Last year Verizon completed a mammoth deal with the cable industry that involved Verizon buying $3.6 billion in spectrum, and included cable operators co-marketing Verizon LTE services. An unwritten wink-wink portion of the deal involved Verizon letting unwanted DSL customers flee to cable
, a plan that creates all manner of competitive issues for millions of customers, since it strengthens the cable industry's monopoly over broadband further across a huge swath of the country.
How did Verizon get regulators to look the other way on this deal? They promised that they'd return a large chunk of their unwanted spectrum to the market. Most of those airwaves, acquired in 2008's AWS auction, exist in the 700 MHz Lower A and B Block spectrum, while Verizon's LTE network uses 700 MHz upper C spectrum. Initially Verizon stated they were in talks with more than 64 companies about the spectrum, though unsurprisingly Verizon announced that a large share of that spectrum will be going to AT&T.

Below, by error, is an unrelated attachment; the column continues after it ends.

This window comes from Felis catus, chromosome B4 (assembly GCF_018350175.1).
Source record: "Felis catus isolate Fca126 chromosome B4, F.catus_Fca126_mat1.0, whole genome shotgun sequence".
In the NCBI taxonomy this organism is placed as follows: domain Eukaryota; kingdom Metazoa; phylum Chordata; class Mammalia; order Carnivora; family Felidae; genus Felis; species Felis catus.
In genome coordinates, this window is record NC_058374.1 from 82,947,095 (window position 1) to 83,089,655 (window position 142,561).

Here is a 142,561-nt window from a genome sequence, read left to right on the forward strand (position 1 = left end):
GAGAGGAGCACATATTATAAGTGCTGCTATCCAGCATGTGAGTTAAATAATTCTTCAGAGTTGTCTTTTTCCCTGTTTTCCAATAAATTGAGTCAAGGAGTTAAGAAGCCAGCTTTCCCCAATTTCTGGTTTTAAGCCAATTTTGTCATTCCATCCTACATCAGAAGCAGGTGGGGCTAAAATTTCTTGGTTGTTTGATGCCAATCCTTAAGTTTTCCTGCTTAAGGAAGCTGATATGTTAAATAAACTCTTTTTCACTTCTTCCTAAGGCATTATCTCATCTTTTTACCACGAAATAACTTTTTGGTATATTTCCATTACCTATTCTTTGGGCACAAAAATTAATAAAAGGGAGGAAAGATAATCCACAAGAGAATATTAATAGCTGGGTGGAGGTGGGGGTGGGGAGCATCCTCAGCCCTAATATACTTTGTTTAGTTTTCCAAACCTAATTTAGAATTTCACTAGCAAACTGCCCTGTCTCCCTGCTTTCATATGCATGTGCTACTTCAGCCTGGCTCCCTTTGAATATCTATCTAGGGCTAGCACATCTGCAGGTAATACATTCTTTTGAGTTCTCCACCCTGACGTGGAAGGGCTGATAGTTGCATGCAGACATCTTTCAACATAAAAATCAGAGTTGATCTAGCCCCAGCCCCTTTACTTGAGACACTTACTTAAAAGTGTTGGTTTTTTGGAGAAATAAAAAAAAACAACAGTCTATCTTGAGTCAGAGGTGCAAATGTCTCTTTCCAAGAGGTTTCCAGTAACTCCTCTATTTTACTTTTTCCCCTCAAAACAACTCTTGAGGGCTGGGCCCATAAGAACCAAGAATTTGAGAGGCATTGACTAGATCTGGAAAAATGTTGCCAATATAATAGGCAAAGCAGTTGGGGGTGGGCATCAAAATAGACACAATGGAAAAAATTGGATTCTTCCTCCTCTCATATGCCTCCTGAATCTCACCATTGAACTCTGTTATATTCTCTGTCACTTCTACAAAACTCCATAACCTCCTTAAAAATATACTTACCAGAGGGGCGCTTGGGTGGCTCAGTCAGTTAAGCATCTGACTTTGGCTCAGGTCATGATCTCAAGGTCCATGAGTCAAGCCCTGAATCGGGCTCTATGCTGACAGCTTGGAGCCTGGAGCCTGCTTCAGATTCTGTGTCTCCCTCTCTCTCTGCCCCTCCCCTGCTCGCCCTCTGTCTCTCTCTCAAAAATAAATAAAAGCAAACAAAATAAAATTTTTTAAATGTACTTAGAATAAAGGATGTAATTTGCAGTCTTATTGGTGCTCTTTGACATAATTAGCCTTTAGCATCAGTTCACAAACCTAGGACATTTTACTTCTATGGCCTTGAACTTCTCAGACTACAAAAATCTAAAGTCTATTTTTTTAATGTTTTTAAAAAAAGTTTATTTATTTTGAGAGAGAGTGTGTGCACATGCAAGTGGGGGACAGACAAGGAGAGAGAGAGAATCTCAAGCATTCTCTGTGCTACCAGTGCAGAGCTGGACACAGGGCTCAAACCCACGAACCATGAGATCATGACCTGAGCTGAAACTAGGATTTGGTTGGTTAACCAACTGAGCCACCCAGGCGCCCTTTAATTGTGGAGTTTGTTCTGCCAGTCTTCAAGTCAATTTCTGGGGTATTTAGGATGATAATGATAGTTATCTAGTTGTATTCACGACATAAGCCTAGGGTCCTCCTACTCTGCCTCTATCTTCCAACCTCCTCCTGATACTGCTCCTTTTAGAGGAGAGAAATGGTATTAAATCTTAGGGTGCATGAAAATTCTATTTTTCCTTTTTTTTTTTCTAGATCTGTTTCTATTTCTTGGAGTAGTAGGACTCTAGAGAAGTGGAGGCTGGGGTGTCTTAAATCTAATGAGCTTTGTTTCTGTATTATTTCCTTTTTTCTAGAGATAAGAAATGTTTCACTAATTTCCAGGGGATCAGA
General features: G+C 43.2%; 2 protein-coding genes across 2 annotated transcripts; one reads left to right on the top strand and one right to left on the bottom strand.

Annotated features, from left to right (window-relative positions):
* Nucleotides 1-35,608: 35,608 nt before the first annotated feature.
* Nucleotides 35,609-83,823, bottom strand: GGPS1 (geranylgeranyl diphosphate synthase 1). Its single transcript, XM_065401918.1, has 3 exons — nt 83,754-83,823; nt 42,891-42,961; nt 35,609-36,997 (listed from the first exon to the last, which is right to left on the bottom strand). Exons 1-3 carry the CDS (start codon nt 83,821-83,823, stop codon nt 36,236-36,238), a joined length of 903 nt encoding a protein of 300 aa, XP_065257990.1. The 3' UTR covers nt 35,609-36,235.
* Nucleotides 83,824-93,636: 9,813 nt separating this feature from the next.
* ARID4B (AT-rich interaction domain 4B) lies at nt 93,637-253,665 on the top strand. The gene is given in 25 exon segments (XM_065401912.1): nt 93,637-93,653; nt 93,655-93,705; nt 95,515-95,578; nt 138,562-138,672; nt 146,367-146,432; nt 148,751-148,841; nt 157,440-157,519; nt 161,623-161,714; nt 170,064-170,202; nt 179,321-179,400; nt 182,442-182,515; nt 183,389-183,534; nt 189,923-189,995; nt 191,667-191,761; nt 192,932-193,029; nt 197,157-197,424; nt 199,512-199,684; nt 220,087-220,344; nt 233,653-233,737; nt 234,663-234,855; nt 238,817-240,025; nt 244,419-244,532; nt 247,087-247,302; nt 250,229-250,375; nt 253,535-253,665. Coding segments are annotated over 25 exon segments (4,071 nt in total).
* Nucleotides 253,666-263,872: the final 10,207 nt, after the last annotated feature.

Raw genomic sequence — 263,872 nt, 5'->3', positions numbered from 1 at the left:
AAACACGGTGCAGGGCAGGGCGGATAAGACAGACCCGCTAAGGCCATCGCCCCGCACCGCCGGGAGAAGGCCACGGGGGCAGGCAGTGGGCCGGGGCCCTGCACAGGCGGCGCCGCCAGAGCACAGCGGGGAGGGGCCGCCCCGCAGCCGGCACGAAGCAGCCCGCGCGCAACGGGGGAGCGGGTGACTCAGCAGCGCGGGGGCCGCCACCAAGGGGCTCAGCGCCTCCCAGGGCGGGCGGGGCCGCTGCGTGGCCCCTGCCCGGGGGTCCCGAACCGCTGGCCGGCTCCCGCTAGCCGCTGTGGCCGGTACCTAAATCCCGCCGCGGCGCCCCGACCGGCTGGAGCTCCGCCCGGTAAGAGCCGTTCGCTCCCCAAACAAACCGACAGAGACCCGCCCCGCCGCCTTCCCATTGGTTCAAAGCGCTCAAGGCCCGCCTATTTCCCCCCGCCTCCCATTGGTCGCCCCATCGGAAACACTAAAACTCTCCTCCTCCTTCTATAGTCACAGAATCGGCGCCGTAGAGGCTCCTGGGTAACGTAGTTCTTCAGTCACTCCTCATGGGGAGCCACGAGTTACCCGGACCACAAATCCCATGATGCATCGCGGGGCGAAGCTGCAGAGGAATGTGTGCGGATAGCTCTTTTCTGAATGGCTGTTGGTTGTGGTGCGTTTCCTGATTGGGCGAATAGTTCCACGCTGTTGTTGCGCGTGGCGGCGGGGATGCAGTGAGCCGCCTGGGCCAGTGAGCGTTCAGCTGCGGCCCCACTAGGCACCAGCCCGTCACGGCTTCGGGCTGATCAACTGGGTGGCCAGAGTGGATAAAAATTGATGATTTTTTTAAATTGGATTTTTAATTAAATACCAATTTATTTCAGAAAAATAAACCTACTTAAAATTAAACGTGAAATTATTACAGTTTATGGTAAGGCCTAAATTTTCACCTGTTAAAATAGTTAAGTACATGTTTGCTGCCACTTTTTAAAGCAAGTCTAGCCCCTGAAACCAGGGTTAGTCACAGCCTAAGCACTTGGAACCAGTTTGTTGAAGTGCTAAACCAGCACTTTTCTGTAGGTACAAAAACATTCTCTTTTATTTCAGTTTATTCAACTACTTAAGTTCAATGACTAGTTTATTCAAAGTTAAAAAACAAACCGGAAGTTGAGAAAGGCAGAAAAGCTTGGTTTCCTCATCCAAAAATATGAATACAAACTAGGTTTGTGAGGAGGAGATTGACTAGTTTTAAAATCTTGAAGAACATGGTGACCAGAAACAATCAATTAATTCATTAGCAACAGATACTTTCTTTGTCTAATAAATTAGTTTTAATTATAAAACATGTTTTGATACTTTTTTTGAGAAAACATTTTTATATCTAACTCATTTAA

In a blog post
, Verizon states they'll be selling 39 lower 700 MHz B block licenses to AT&T for $2 billion, and the transfer of AT&T AWS (10 MHz) licenses in western markets including Los Angeles, Phoenix, Fresno, and Portland, Oregon. The deal helps AT&T shore up spectrum in underpowered markets, which should result in a boost for many LTE owners in troubled locations like Chicago and Miami.
While it's rather cozy that a huge chunk of spectrum went to AT&T as regulatory "punishment" for a troubling Verizon/cable deal, Verizon's quick to point out that of the companies they sold spectrum to, "five are small or regional telecom carriers and one is a minority-owned firm." AT&T has conducted more than forty different spectrum acquisition deals since their attempted takeover of T-Mobile was blocked by federal regulators. Just this week the company also announced they'd be acquiring Alltel for $780 million